Our institutions depend on people who have enough engraved character traits to fulfill their assigned duties. But there is perpetually less to Trump than it appears. When we analyze a president’s utterances we tend to assume that there is some substantive process behind the words, that it’s part of some strategic intent.

But Trump’s statements don’t necessarily come from anywhere, lead anywhere or have a permanent reality beyond his wish to be liked at any given instant.

We’ve got this perverse situation in which the vast analytic powers of the entire world are being spent trying to understand a guy whose thoughts are often just six fireflies beeping randomly in a jar.

“We badly want to understand Trump, to grasp him,” David Roberts writes in Vox. “It might give us some sense of control, or at least an ability to predict what he will do next. But what if there’s nothing to understand? What if there is no there there?”

And out of that void comes a carelessness that quite possibly betrayed an intelligence source, and endangered a country.

“We won’t get similar information again”: an intel expert on the real costs of Trump’s breach

Updated by

(Mark Wilson/Getty Images)

There are few people more qualified to talk about President Trump’s disclosure of classified information to the Russians than Paul Pillar. Pillar served in the CIA for 28 years, where he worked on counterterrorism and the Middle East. Today he’s a professor at Georgetown, where he studies the intelligence community and US foreign policy.

So on Monday night, I called up Pillar and asked for his thoughts about Trump’s intelligence disclosure.

He was not amused.

“This is a very serious breach,” he said. “It indicates utter disregard, or utter lack of knowledge, at the very top!”

US intelligence-gathering efforts, especially when it comes to terrorism, rely pretty fundamentally on cooperation with foreign intelligence services. They have access to knowledge, by virtue of their geographic location and language skills, that US agencies simply don’t. Some of them may even have their own spies inside terrorist groups.

So when they share a critical piece of intelligence with the United States, they do so with the explicit understanding that the US will not share that information with anyone else unless they say it’s okay. That’s because doing so could potentially endanger the lives of their spies out in the field.

A major disclosure like this, on ISIS specifically, will make countries the world over less likely to cooperate with America — hampering the US’s ability to manage the ISIS threat at a time when intelligence is becoming all the more valuable in the ISIS fight.

What follows is a transcript of my conversation with Pillar explaining why, lightly edited for length and clarity.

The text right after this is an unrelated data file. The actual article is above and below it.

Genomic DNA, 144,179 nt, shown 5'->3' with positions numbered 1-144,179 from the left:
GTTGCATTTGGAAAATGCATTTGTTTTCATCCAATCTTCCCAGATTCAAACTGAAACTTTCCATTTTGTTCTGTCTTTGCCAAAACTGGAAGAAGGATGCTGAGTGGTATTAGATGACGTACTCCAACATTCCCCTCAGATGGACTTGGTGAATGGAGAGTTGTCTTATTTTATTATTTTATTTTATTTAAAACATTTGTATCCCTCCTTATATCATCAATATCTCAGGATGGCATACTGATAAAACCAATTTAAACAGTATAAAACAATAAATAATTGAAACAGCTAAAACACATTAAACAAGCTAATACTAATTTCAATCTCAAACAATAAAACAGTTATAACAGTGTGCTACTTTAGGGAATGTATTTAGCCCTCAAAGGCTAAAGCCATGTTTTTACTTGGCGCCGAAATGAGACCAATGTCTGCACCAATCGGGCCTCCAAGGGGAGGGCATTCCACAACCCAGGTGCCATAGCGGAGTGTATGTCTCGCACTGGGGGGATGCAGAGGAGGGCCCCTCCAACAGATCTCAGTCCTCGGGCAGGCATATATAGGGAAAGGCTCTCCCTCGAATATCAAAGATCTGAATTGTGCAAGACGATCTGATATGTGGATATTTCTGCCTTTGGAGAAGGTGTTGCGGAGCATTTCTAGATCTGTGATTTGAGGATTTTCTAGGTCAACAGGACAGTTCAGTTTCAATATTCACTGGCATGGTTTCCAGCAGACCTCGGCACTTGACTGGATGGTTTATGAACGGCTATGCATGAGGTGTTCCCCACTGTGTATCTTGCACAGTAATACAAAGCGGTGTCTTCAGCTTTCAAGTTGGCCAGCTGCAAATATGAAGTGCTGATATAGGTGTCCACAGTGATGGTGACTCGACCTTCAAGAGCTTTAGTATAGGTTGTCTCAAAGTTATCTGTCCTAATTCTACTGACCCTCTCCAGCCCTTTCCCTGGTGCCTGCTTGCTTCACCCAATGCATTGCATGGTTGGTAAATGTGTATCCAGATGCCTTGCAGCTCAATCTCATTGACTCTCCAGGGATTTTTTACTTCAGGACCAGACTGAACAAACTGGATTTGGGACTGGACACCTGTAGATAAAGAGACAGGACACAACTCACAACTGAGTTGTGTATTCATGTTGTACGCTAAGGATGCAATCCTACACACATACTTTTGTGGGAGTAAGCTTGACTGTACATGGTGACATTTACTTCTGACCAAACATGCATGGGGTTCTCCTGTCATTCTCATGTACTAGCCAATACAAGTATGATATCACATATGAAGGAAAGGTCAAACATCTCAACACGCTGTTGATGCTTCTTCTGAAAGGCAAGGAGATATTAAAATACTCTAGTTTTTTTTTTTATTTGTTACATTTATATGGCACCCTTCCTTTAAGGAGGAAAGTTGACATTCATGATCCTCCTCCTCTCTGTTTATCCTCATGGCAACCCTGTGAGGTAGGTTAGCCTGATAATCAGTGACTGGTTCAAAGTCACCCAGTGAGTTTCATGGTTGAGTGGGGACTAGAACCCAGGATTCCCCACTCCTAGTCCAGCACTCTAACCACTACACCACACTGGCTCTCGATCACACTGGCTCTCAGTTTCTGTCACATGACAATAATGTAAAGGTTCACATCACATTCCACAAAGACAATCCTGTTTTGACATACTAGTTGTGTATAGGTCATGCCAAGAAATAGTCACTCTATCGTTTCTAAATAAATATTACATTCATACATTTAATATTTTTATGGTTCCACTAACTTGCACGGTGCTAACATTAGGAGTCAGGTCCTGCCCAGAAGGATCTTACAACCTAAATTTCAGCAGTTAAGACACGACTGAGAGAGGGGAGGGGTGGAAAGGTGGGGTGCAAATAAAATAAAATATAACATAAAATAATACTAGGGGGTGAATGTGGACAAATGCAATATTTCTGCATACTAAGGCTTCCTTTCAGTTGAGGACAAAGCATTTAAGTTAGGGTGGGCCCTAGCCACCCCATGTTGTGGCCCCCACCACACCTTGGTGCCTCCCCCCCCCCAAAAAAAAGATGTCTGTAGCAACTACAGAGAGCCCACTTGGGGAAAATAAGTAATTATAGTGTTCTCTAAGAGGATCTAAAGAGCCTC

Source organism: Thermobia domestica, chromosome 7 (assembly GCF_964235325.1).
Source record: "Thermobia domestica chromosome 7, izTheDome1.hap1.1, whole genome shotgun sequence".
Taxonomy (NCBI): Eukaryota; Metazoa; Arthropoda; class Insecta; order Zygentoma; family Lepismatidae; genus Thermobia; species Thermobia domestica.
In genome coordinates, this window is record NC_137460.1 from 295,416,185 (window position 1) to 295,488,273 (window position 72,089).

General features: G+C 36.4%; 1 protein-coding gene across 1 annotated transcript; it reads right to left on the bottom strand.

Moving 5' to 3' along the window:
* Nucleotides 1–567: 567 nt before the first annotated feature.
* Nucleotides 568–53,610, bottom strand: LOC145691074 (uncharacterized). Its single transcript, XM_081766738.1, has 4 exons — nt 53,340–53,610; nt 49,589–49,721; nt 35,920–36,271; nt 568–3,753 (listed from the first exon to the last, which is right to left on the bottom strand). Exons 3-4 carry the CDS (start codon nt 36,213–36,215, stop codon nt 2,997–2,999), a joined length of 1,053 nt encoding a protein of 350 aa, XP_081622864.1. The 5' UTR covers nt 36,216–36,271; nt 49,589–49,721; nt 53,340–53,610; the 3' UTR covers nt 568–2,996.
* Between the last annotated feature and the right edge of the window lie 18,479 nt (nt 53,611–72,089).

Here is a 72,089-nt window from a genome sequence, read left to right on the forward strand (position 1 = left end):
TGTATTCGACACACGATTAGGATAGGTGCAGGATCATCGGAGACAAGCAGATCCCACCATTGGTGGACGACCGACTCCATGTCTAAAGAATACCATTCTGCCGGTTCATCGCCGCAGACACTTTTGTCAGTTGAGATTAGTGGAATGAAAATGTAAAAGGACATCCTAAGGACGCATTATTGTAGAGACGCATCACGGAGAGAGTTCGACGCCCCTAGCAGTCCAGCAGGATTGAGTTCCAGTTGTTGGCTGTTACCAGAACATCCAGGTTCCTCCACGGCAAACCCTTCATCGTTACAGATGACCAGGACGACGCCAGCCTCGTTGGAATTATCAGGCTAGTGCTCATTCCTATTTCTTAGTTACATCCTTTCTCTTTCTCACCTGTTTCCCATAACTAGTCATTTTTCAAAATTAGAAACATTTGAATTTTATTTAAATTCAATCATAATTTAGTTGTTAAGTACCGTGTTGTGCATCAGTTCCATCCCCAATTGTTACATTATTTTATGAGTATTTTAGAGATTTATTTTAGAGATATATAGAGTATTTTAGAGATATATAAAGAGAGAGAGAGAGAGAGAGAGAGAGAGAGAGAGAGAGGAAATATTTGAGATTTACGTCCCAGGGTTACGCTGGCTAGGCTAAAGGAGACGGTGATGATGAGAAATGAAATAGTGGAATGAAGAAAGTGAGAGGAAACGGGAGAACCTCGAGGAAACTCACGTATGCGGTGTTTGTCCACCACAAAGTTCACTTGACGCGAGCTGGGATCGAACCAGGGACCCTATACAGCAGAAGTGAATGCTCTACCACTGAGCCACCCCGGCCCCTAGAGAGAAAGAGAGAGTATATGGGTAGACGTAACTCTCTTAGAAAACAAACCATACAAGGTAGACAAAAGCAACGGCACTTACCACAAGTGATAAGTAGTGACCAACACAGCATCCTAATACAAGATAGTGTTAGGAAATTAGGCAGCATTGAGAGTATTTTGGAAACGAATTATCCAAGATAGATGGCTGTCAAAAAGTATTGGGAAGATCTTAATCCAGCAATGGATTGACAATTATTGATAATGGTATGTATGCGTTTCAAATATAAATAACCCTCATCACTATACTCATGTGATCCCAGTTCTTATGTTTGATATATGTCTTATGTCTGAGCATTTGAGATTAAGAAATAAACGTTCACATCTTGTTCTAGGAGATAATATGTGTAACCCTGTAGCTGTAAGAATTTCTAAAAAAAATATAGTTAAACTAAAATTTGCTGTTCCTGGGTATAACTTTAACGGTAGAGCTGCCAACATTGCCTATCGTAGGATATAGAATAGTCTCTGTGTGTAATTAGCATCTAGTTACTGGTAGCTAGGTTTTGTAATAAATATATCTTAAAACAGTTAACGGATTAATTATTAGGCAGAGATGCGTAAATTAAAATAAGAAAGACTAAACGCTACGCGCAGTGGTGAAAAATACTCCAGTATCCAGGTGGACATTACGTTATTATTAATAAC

Zack Beauchamp

What’s your reaction to all of this?

Paul Pillar

This is a serious breach of confidence with a liaison partner — that confidence being a critical part of intelligence-sharing relationships. I see that part of the White House spin after this incident is, “Well, he didn’t talk about intelligence sources and methods.” Well, if he had, that would have been an unbelievably egregious breach as opposed to a very concerning one.

Any use, at all, of information or reporting that came from a liaison partner that goes beyond use in our own government would be seen by the liaison partner as a serious breach of trust. And the cost for us, just on the intelligence level, is the likelihood that we won’t get similar information again — at least for a little while.

Zack Beauchamp

From this partner or many other partners?

Paul Pillar

Whoever this partner is. Although there would be a secondary effect, since this is in the news, among other partners about the unreliability — or at least the hazards involved — in sharing information with the United States, if any of that information gets to the White House.

I had personal experience when I was in the business. I recall one instance in which information that came from a particular partner was leaked. It wasn’t a matter of giving it directly to the Russian foreign minister — it was just a garden-variety Washington leak, and it wound up in the papers.

This partner cut off the sharing relationship for a while. When enough time went by, I had a meeting with their service. Part of my job was to be as profusely apologetic as I could about how the leak had occurred, and to offer as many assurances as I could that this won’t happen again, and could we please resume our exchange of information?

So at the intelligence level, this is a very serious breach.

Zack Beauchamp

There are sort of two strains to what you just said. The first is that breaches of foreign intelligence happen, and that intelligence services have means of dealing with it — though it’s unpleasant for a time.

But second, this isn’t just an ordinary leak to the media. This is the president literally telling the Russian foreign minister in a meeting.

Paul Pillar


Zack Beauchamp

So how would you rate this on a scale of “conventional” to “awful and unprecedented”?

Paul Pillar

I would consider this more serious. It indicates utter disregard, or utter lack of knowledge, at the very top!

So the foreign partners will say, “My goodness, even if we’re given assurances of how carefully our information will be used — as long we’ve got this guy at the top who does this sort of thing, those US assurances don’t mean very much.”

Zack Beauchamp

So how critically does US foreign intelligence depend on foreign cooperation?

Paul Pillar

It matters a great deal.

We’d like to think that our services, whether it’s intelligence services or anything else, are the best in the world. That we’ve got the technology and the smarts. But it’s at least as much a matter of access, experience, knowledge of the local neighborhood and the local culture and the local languages that is critical in collecting the sources of information we need.